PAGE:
In this study, we present high efficiency embedded gratings produced by atomic layer deposition (ALD). The chosen embedding material is a nanolaminate, which consists of alternating arranged titanium dioxide (TiO2) and alumina (Al2O3) layers, where the TiO2 layers are by a factor of 25 thicker than the Al2O3 layers. Consequently, the refractive index nearly equal to the refractive index of pure TiO2 layers. Titanium dioxide has one of the highest refractive index among dielectrics and no absorption at the operating wavelength.
A pinhole free embedding of the grating is essential, since even tiny air pockets will reduce the efficiency of the diffraction optic. This has been successfully realized. However, the ALD coating produces indentations on the surface of the embedded grating. The method to remove the indentations in the excess layer on the embedded grating is discussed. The planarization is done by ion beam etching and the oxygen depletion of the top TiO2 component is fixed by thermal treatment in O2 atmosphere.
Finally, we developed an embedded grating with transmission efficiency higher than 97.0 % at 1030 nm wavelength. The experimentally measured efficiency is in excellent agreement with the theoretical value obtained by rigorous coupled wave analysis. In contrast, a conventional, binary grating with the same period reaches only a maximum theoretical efficiency of 92.3 % at the same wavelength in Littrow-configuration.
Developments and advances in the e-beam lithography (EBL) made it possible to reach resolutions in a single digit
nanometer range in the soft x-ray microscopy using Fresnel Zone Plates (FZP). However, it is very difficult to fabricate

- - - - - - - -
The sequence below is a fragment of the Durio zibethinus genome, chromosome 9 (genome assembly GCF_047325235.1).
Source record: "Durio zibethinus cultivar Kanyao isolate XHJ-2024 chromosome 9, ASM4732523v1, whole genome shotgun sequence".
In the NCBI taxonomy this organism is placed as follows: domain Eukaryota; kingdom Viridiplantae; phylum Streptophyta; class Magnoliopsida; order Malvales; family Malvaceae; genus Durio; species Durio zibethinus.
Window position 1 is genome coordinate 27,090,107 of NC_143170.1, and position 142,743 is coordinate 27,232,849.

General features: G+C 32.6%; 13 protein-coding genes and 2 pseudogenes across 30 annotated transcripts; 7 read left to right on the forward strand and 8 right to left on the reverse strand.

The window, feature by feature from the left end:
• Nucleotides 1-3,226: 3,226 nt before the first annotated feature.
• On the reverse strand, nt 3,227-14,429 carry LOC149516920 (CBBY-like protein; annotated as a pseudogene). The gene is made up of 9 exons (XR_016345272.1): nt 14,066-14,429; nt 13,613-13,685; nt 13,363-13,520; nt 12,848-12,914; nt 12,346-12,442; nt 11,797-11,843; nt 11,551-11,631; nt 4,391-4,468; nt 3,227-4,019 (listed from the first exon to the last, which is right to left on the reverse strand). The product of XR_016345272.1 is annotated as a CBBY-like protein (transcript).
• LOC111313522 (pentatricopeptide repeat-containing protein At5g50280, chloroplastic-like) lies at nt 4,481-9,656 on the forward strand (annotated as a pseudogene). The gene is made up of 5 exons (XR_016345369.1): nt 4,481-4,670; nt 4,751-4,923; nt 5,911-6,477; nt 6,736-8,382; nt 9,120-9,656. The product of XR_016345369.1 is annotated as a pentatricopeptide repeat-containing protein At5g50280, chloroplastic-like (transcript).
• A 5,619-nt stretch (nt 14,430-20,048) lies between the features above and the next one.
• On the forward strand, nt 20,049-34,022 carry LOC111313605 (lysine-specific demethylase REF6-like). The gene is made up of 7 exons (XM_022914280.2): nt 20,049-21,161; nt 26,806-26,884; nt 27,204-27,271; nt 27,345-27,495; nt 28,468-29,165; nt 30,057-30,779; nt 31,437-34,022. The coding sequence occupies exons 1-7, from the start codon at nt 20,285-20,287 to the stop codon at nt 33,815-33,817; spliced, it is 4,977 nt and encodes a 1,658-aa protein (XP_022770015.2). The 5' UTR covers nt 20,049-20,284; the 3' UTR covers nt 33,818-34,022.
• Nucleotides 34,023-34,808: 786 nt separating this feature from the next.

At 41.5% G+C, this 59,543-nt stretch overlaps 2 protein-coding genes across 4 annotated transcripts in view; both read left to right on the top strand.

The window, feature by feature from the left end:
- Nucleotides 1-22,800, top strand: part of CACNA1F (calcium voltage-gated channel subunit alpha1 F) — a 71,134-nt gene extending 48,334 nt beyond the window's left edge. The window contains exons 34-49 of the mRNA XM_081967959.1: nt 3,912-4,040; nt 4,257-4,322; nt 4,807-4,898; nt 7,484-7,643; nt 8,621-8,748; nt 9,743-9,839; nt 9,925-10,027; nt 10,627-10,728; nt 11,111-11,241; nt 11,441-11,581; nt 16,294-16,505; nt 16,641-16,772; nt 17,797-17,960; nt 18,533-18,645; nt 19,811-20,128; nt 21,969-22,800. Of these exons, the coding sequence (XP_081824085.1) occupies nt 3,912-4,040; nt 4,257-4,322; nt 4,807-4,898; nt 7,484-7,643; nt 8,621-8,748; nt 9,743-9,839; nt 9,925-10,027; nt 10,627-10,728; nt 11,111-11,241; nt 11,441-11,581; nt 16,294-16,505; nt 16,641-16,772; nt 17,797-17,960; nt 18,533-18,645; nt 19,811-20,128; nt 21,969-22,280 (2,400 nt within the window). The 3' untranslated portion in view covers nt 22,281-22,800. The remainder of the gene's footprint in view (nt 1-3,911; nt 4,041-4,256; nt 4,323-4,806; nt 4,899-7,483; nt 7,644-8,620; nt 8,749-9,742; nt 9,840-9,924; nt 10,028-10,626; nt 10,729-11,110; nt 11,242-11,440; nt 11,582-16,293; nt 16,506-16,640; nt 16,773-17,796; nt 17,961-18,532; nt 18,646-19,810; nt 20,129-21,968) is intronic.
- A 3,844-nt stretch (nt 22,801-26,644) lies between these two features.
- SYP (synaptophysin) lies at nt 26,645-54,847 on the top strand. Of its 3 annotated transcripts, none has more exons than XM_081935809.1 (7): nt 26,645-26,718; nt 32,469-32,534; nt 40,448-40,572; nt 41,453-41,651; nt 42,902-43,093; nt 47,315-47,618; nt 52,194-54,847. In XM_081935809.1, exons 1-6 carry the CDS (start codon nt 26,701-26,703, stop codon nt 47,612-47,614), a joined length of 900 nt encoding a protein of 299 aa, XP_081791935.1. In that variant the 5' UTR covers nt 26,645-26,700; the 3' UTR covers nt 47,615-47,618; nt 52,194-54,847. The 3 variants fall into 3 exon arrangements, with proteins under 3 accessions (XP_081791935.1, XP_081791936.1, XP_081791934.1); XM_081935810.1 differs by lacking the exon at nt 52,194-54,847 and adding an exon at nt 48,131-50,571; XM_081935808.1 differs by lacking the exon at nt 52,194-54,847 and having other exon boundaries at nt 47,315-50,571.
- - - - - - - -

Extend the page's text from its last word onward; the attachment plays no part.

efficient FZPs for hard x-rays via this conventional fabrication technique due to limitations in the achievable aspect
ratios. Here, we demonstrate the use of alternative fabrication techniques that depend on utilization of atomic layer
deposition and focused ion beam processing to deliver FZPs that are efficient for the hard X-ray range.
Advances in the deposition of metallic thin films are discussed. The ALD growth of ultrathin Ir films is analyzed by
transmission electron microscopy, energy dispersive X-ray spectroscopy, atomic force microscopy, and optical and
electrical measurements. The morphology of iridium metallic layers is assessed based on Ir/ Al2O3 nanolaminate films.
High resolution transmission electron microscopy and energy-dispersive X-ray spectroscopy measurements show sharp
interfaces and pure Ir layers in the nanolaminates. The iridium films as polycrystalline. Excellent thickness control, high
uniformity and low roughness of ALD films are demonstrated. Four point probe measurements of the resistivity of Ir
coatings with various thicknesses have been performed and proved conductive layers with an Ir film thickness of ca. 10
nm. The optical properties of the Ir films deposited by ALD are similar to those of the bulk Ir. Thin iridum layers
deposited on high aspect ratio linear gratings have been successfully used as electrodes in the electrochemical deposition
of gold nanoparticles and gold layers. The gold deposition evolves through the formation of gold islands with ca. 40 nm
diameters that coalesce after ca. 60 seconds deposition. The density of the gold islands within the grating pattern is much
lower than on the flat region of the substrate. The combination of ALD with electrochemical deposition allows the
diversification of conductive layers on complex nanostructured surfaces.